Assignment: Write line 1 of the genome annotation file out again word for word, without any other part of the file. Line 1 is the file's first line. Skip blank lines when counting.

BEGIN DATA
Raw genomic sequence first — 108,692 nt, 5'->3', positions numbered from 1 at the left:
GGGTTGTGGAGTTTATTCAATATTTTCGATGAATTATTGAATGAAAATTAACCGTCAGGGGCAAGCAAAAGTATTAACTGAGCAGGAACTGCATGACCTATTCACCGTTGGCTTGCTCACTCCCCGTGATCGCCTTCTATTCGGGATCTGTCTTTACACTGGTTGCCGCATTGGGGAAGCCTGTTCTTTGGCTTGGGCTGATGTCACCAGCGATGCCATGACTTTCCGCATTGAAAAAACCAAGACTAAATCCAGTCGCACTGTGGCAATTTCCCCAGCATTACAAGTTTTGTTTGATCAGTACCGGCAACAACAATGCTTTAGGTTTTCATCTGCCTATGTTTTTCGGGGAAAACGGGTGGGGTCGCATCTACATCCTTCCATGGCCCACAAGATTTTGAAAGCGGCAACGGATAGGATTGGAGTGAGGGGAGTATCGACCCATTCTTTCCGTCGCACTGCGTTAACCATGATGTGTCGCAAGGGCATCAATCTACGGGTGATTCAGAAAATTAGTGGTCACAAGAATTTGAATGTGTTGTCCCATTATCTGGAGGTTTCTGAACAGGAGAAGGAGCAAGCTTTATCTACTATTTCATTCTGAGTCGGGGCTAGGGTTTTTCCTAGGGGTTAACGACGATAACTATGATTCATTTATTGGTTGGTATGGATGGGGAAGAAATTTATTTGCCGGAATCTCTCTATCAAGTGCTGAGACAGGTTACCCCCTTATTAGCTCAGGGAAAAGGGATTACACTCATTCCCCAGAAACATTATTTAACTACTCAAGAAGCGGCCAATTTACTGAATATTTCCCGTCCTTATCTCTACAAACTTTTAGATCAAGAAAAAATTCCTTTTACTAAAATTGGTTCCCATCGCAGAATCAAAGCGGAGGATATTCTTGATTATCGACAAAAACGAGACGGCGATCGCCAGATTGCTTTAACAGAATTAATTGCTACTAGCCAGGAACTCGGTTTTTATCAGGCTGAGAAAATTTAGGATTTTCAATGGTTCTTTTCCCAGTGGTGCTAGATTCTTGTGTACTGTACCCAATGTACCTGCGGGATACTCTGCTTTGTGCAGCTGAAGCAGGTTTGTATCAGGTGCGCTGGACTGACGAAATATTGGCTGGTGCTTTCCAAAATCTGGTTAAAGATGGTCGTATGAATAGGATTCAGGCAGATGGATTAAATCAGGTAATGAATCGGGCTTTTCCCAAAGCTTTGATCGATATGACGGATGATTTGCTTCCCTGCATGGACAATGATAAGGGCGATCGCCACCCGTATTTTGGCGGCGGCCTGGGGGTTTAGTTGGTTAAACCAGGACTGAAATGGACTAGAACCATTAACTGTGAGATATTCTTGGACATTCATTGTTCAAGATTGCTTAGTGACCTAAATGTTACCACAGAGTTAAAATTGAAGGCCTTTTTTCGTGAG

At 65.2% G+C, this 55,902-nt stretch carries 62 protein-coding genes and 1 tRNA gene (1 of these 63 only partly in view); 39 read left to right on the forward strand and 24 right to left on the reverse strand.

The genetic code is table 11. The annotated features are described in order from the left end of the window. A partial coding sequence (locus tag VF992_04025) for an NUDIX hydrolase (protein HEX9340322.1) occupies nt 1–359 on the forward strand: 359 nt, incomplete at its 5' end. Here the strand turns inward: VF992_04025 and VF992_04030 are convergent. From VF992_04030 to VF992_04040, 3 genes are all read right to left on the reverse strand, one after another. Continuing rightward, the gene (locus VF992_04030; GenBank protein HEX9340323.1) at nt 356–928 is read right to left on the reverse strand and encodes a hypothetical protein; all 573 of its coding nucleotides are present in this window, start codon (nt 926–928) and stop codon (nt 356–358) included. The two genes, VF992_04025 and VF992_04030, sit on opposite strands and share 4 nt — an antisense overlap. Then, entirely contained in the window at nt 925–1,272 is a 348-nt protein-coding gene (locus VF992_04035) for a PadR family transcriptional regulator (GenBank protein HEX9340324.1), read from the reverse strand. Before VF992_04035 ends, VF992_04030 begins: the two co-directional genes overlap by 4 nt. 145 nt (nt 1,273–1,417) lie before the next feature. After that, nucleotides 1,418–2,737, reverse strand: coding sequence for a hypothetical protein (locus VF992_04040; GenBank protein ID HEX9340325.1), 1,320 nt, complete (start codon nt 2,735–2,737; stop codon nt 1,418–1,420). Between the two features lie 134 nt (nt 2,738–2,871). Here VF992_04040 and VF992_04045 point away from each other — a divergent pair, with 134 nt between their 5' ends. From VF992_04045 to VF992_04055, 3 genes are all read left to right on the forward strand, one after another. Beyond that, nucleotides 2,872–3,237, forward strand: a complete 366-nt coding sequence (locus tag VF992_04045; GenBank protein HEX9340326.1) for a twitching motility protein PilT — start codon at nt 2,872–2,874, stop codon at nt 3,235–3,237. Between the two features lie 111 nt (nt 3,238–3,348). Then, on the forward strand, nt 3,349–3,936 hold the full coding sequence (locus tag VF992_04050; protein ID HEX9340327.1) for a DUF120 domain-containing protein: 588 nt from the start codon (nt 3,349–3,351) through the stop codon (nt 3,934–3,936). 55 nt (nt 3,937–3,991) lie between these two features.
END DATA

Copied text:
Raw genomic sequence first — 108,692 nt, 5'->3', positions numbered from 1 at the left: